Thursday, January 8, 2009

States defend turf as Congress weighs expanding power over grid

Investing in the grid is the most economically rational spending on energy that I know of.
Gussied up as stimulus or not, wearing a green patina or not, we've got to do it. Might as well do it now.
From E&E via Common Tragedies:

More green infighting - federalism edition
Or “Electricity Transmission Clusterf*ck Story of the Day”

A top utility regulator expressed concern yesterday about states losing approval power over proposed transmission lines, underscoring the challenge of updating the nation’s aging web of power lines as new sources of electricity, like wind, come online.

New Jersey utility regulator Frederick Butler, who presides over a national group of state commissioners, reacted to plans in Congress — and to suggestions by President-elect Barack Obama — that point to growing support for federal jurisdiction over the placement of transmission lines that could carry energy between states.

“We don’t like the idea of pre-emption,” Butler told reporters. “We don’t want to be just told what to do. We want to be consulted. We want to have a voice.”

He added that states should have “veto” power over proposed lines that could have negative impacts on the environment and rates in local regions that federal officials might not fully understand.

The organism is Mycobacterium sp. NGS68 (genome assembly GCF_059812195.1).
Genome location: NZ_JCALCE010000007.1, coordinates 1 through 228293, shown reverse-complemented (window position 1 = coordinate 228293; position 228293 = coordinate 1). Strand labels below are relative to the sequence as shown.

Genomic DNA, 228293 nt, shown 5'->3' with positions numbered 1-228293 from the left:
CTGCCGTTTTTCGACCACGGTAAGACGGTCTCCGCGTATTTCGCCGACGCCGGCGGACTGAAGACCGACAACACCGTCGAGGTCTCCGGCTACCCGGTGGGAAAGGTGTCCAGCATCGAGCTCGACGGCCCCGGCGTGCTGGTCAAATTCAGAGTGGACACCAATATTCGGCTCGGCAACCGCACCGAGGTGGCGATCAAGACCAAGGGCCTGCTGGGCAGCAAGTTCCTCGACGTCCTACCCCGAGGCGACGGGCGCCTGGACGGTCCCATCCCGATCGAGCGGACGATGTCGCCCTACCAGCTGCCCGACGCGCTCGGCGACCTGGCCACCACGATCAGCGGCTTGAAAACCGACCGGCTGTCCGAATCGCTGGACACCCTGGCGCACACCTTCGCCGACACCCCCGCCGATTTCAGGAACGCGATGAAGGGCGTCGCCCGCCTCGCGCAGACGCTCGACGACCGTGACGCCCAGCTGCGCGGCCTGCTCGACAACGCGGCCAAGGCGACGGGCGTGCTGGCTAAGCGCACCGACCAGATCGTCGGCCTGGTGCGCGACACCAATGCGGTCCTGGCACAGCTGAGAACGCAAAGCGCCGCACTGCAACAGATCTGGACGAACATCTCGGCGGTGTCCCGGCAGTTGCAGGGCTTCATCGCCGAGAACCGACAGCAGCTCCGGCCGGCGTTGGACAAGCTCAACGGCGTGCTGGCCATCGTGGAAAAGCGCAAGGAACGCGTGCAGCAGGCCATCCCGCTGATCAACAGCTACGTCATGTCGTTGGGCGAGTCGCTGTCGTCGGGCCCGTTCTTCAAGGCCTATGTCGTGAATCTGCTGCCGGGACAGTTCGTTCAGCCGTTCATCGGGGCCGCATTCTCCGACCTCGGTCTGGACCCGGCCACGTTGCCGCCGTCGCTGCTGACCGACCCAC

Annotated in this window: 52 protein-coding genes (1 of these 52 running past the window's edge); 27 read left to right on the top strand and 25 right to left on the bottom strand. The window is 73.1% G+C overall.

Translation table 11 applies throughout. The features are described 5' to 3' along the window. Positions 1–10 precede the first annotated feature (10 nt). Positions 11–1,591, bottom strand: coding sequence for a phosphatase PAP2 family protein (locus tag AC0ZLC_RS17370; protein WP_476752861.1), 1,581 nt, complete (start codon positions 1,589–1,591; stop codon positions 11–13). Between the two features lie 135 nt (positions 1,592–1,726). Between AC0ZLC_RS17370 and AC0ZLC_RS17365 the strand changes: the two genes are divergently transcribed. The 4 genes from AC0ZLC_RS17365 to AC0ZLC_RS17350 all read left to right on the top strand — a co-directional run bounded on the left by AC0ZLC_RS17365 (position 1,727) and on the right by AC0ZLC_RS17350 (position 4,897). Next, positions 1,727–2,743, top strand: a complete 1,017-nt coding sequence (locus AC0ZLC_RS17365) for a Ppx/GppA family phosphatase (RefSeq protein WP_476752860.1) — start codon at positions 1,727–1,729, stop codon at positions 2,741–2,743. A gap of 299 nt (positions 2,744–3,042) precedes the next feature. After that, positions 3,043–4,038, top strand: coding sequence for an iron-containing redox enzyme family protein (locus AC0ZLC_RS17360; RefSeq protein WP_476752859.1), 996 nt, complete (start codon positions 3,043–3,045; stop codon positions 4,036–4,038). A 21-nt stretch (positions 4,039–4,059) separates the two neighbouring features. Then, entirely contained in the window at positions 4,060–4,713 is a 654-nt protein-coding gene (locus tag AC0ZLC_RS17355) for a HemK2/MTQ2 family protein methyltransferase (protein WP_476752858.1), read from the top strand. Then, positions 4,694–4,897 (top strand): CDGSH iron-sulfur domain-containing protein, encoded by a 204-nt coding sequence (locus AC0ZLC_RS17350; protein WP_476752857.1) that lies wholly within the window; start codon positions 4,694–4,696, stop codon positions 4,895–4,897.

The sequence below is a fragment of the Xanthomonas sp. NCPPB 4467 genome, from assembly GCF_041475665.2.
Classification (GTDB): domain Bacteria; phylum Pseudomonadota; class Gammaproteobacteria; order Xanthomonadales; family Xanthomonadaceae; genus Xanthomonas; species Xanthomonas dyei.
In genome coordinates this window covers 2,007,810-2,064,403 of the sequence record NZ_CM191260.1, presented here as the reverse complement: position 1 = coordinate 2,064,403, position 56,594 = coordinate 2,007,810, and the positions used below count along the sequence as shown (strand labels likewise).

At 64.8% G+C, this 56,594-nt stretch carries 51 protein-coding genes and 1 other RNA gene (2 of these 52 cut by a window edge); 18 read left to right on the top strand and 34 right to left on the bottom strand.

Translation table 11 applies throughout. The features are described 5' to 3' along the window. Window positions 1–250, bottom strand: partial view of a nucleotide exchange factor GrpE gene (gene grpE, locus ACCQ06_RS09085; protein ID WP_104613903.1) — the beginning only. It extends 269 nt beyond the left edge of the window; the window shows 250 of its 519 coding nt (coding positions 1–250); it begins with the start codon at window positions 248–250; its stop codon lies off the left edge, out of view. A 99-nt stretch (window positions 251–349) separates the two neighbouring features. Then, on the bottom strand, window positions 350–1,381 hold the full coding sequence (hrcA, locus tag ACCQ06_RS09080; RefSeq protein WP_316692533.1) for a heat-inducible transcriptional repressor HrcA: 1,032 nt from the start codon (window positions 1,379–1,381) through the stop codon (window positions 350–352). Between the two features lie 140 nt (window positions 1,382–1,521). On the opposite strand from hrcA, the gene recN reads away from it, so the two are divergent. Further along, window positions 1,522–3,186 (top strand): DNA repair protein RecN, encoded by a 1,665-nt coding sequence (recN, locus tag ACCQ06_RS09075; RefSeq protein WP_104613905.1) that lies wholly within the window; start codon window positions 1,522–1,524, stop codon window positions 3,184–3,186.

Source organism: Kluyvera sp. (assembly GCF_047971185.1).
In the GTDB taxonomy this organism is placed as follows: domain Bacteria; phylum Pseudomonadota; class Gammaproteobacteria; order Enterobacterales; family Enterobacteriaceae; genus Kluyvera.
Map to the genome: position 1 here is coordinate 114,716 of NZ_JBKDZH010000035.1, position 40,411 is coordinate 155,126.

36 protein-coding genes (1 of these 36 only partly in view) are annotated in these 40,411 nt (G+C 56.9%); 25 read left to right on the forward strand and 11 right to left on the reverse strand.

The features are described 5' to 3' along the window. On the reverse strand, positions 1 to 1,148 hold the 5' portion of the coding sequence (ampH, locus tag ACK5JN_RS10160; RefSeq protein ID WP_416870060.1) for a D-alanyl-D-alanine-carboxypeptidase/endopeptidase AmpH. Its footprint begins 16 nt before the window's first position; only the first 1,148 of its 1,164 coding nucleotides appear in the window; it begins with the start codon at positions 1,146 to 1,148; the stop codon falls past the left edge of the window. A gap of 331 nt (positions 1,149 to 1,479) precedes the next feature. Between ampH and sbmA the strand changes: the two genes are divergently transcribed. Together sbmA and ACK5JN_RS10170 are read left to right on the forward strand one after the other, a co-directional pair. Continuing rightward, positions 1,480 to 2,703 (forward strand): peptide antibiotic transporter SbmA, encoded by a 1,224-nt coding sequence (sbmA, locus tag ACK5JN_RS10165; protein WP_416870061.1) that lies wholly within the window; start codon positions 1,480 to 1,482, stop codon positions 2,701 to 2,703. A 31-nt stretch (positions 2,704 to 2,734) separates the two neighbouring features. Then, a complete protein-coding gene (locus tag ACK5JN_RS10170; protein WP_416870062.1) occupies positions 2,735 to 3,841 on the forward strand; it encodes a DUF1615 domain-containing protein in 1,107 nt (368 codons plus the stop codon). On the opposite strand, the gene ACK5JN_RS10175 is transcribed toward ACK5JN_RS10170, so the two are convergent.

The assertions come as Congress considers ways to create a national grid that is more reliable, wastes less power and is able to move a growing amount of renewable energy throughout the country. One plan calls for $75 billion to be spent constructing a high-voltage “backbone” that would connect major energy centers around the country.

Congress took the first step toward a national grid in 2005, when it gave the Federal Energy Regulatory Commission authority to override states in congested areas and to give the go-ahead for new lines that serve the national interest.

So far, that new power is untested. One utility has taken advantage of the rule, though the outcome is still pending. Southern California Edison is asking FERC for permission to build a 270-mile line from the Palo Verde nuclear plant near Phoenix to Palm Springs, Calif. Edison appealed to FERC after the Arizona Corporation Commission rejected the plan, saying it would cause environmental damage and boost prices in Arizona.

Obama wants a ‘whole new’ grid...MORE